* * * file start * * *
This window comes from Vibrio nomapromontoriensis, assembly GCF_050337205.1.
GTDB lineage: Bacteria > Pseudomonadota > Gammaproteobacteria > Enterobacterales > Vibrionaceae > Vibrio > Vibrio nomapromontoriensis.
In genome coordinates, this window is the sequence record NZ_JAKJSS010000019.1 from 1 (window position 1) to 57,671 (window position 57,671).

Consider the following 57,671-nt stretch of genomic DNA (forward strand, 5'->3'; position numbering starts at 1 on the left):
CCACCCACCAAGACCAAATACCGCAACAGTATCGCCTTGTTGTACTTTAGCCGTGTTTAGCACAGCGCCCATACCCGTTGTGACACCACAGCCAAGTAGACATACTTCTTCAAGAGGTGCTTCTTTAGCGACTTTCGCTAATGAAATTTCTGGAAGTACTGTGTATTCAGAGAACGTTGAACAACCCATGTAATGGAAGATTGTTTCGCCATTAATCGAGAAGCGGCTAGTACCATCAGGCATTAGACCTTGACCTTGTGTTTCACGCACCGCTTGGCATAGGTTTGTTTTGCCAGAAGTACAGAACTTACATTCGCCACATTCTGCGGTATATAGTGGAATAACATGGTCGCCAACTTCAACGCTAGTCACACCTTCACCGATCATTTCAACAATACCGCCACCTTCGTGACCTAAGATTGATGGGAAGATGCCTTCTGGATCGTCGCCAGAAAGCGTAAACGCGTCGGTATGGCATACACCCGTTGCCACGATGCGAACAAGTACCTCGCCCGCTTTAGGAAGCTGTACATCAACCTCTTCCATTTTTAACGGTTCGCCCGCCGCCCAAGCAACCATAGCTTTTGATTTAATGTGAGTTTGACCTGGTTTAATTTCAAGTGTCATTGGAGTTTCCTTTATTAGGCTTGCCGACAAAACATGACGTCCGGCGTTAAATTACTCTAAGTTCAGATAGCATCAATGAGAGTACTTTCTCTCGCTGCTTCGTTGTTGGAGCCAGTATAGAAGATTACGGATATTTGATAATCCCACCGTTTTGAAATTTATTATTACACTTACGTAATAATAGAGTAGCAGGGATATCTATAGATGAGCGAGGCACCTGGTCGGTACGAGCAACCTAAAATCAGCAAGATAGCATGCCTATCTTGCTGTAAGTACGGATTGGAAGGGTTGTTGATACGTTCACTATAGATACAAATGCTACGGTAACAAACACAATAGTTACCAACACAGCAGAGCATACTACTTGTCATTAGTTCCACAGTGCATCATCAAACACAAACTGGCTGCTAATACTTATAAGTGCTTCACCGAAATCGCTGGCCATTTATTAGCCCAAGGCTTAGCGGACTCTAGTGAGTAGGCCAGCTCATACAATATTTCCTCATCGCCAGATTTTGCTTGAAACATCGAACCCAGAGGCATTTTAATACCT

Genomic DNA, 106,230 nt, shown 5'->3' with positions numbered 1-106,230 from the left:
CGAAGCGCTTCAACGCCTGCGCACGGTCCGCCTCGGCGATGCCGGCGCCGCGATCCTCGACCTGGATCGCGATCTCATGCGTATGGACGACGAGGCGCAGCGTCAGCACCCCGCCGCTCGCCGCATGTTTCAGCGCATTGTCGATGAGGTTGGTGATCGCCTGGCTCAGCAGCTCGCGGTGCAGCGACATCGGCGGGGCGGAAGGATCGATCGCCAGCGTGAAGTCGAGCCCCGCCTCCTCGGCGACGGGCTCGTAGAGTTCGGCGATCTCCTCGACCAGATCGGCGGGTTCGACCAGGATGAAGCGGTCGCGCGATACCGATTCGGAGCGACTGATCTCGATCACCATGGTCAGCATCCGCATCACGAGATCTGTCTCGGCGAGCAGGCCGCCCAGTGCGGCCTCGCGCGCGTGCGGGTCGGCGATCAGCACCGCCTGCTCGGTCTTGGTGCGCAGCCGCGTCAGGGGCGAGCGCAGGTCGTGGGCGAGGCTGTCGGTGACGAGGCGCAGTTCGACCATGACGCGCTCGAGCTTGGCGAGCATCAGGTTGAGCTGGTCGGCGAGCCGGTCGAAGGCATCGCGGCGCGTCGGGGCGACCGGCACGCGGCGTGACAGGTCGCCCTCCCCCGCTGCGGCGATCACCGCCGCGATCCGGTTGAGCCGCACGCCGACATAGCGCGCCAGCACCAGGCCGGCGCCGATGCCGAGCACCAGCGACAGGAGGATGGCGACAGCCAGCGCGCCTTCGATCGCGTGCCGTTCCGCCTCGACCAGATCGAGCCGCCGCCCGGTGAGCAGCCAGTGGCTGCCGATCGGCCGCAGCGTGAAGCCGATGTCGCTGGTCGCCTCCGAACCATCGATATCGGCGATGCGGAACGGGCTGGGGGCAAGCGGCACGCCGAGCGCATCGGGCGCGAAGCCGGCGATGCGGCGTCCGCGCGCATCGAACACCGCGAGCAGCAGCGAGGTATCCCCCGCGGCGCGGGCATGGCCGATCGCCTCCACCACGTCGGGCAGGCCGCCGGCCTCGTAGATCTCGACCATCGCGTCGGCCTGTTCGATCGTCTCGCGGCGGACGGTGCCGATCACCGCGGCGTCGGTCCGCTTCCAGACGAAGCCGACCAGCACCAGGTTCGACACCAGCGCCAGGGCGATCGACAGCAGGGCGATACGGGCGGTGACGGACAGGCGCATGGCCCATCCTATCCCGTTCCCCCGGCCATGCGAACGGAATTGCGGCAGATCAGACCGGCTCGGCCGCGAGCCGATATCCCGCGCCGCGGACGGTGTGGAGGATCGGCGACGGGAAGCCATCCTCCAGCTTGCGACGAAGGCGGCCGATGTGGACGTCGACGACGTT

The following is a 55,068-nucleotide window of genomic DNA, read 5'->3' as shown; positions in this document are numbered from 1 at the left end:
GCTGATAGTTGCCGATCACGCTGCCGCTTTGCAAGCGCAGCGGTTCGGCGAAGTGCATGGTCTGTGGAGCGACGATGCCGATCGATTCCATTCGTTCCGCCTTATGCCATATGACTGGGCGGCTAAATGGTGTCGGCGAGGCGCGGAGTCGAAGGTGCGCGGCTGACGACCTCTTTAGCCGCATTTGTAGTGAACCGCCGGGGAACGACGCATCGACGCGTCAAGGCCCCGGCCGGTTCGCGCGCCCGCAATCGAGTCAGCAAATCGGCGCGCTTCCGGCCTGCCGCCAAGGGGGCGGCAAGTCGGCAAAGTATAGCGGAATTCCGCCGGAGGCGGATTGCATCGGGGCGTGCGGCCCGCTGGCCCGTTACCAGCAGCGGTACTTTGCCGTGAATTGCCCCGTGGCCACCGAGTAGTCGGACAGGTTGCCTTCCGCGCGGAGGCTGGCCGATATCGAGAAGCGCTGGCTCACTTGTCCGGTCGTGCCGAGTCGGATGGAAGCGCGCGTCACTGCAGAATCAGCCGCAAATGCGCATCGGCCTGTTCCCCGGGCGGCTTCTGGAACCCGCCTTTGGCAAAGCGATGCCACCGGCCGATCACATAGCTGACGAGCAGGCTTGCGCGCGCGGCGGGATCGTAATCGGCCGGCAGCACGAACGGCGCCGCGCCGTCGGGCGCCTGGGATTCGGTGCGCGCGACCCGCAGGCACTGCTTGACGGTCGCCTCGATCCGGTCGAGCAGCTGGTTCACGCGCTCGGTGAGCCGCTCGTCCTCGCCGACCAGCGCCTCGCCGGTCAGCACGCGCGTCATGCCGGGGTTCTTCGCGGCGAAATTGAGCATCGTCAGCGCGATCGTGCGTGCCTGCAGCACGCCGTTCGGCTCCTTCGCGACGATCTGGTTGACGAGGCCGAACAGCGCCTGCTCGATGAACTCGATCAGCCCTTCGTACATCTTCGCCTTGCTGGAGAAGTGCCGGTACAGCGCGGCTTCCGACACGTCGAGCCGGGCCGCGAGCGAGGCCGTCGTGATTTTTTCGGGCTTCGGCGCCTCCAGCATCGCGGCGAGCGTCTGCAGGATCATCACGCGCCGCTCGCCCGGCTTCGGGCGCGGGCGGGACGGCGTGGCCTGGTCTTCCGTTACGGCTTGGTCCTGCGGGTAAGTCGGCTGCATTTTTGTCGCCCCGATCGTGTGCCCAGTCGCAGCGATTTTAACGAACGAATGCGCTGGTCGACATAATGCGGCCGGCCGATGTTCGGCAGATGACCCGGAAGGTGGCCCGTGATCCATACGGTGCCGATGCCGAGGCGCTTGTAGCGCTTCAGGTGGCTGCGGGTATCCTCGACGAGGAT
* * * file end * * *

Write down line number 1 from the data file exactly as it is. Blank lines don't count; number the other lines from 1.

This window comes from Vibrio nomapromontoriensis, assembly GCF_050337205.1.